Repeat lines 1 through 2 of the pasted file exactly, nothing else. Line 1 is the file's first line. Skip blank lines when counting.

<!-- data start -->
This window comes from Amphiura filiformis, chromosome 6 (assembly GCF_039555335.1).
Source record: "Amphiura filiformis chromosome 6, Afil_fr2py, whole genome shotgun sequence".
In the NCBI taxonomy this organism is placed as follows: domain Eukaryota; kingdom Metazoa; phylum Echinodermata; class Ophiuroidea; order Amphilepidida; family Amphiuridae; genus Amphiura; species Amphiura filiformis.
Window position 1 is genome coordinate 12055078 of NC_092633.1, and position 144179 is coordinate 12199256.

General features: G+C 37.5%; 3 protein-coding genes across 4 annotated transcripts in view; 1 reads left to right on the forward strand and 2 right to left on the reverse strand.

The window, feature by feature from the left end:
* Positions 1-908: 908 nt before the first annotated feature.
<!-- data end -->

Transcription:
This window comes from Amphiura filiformis, chromosome 6 (assembly GCF_039555335.1).
Source record: "Amphiura filiformis chromosome 6, Afil_fr2py, whole genome shotgun sequence".